International manufacturing data is still soft.
The US expansion continues apace.
The markets ended the week on a high note.
Key International Data
- Manufacturing PMI 51.4-51.7
- Manufacturing PMI 48.9-48.4
- Retail sales up 9.1% Y/Y (There's a tax hike going into effect)
- Industrial production +1.1% Y/Y
- CPI +.2% Y/Y
- Unemployment rate 2.4%
Asia conclusion: The good news is that China's manufacturing picked up due to an increase in orders. Even though it's weak, it's still encouraging. But Japan's and Australia's indexes were softer, as were readings from most other Asian countries. The trade war is still hurting.
- GDP +0.1% M/M
- GDP -0.4% Y/Y (Technical Recession)
Canada/Mexico conclusion: Although Canada is still growing, the Bank of Canada is projecting a slowdown in the next few quarters. Mexico is now in a technical recession.
- Markit PMI 49.6
UK/EU Conclusion: The UK is still suffering from the negative impacts of Brexit, which is depressing order books and sentiment. Business is doing the least amount possible to keep their businesses running while not committing to major capital expansions. The EU is still expanding, but the manufacturing sector is still hurting from the trade war.
Key Central Bank Actions
The Bank of Canada kept rates at 1.75%. Here's how the bank described the Canadian economy (emphasis added):
Growth in Canada is expected to slow in the second half of this year to a rate below its potential. This reflects the uncertainty associated with trade conflicts, continuing adjustment in the energy sector, and the unwinding of temporary factors that boosted growth in the second quarter. Business investment and exports are likely to contract before expanding again in 2020 and 2021. At the same time, government spending and lower borrowing rates are supporting domestic demand, and activity in the services sector remains robust. Employment is showing continuing strength and wage growth is picking up, although with some variation among regions. Consumer spending has been choppy, but will be supported by solid income growth. Meanwhile, housing activity is picking up in most markets. The Bank continues to monitor the evolution of financial vulnerabilities in light of lower mortgage rates and past changes to housing market policies.
After slowing in 4Q18 and 1Q19, the Canadian economy grew 3.7% in 2Q19. Although unemployment has fluctuated between 5.4% and 5.8% during the last 12 months, retails sales have been soft during the last four months, expanding between 0.7% and 1.4% Y/Y. The manufacturing PMI has been below 50 in four of the last six months, which explains the soft industrial production readings (data from tradingeconomics.com).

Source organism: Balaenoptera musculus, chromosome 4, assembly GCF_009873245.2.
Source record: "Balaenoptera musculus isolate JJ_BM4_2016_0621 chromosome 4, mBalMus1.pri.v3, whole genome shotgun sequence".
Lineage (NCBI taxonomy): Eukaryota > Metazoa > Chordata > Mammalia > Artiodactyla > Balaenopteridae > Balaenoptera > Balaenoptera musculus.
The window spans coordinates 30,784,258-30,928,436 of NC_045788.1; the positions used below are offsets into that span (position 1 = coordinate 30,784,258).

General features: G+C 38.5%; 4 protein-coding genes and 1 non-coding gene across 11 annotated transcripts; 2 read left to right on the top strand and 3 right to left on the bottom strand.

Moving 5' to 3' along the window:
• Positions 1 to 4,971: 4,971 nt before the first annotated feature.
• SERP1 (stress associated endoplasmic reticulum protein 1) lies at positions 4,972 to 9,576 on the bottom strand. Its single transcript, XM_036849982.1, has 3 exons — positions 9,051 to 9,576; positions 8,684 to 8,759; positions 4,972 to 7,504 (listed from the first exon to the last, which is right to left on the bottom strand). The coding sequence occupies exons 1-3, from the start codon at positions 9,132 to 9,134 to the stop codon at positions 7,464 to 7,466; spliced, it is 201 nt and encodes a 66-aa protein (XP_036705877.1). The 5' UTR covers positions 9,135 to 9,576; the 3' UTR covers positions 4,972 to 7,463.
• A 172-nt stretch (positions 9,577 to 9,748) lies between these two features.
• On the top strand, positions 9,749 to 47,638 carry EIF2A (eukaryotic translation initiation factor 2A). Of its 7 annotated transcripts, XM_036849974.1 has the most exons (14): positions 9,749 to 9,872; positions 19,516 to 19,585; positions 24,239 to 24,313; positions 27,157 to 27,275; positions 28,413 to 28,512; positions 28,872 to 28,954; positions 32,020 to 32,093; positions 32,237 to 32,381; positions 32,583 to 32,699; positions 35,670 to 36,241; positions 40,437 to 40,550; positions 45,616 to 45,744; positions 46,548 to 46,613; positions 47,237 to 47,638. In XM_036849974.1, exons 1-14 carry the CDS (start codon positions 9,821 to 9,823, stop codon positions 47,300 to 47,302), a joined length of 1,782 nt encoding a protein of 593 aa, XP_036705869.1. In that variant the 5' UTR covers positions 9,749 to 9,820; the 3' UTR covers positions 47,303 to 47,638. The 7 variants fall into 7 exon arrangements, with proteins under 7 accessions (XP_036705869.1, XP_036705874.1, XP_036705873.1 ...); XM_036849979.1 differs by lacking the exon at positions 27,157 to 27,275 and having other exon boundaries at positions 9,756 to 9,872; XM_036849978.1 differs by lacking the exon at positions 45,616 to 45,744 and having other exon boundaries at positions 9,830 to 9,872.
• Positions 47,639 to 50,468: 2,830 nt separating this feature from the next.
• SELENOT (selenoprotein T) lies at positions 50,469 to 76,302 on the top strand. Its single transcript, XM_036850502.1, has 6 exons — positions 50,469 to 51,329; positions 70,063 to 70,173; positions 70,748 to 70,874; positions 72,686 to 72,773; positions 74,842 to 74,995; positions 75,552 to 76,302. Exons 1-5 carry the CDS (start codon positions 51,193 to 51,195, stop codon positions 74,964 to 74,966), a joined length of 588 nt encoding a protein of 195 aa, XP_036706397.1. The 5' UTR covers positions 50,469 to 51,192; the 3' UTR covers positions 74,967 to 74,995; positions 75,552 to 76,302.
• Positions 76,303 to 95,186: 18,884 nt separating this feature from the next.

The Bank of Japan voted to maintain its current rate program. They also re-issued the following statement about future interest rate policy:
As for the policy rates, the Bank expects short-and long-term interest rates to remain at their present or lower levels as long as it is necessary to pay close attention to the possibility that the momentum toward achieving the price stability target will be lost.
The Japanese economy lost momentum in the third and fourth quarter of 2018, only growing 0.1% and 0.3% Y/Y, respectively. Activity picked up during the 1H19, rising to a 1% Y/Y rate in the first and second quarters. Despite low unemployment, retail sales have been weak: they grew between 0.4% and 1.8% Y/Y since November 2018 (while they increased 9.1% in the latest month, this is due to a tax increase going into effect). The manufacturing PMI has been below 50 in eight of the last nine months, explaining why industrial production contracted in seven of the last 12 months. However, the service sector PMI has been above 50 for the last year. (data from trading economics.com)
Brazil lowered rates 50 basis points to 5%. Brazil's central bank is only focused on price stability:
Inflation expectations for 2019, 2020, 2021, and 2022 collected by the Focus survey are around 3.3%, 3.6%, 3.75%, and 3.5%, respectively;
The Copom's inflation projections in the scenario with interest rate and exchange rate paths extracted from the Focus survey stand around 3.4% for 2019, 3.6% for 2020, and 3.5% for 2021. This scenario assumes a path for the Selic rate that ends 2019 at 4.50% p.a., remains at that level during 2020, and ends 2021 at 6.38% p.a. It also assumes a path for the exchange rate that ends 2019 at BRL/USD 4.00, remains at that level during 2020, and ends 2021 at BRL/USD 3.95; and
Brazil's economy is weak for a developing country. GDP has grown at an annual pace between 0.5%-1.3% the last four quarters -- a low pace for an emerging economy. The unemployment rate has been stable at 11.8% since July. Retail sales have fluctuated between 0.1% and 4.5% since last October (they did contract 4.4% one month). Manufacturing sentiment has been above 50 the last three months; it contracted between May-July and the Service sector PMI exhibited the same pattern. Industrial production declined in 8 of the last 12 months. (data from tradingeconomics.com)
Key US Data
The Fed lowered rates 25 basis points to 1.5% from 1.75%. Here is how they described the current state of the US economy: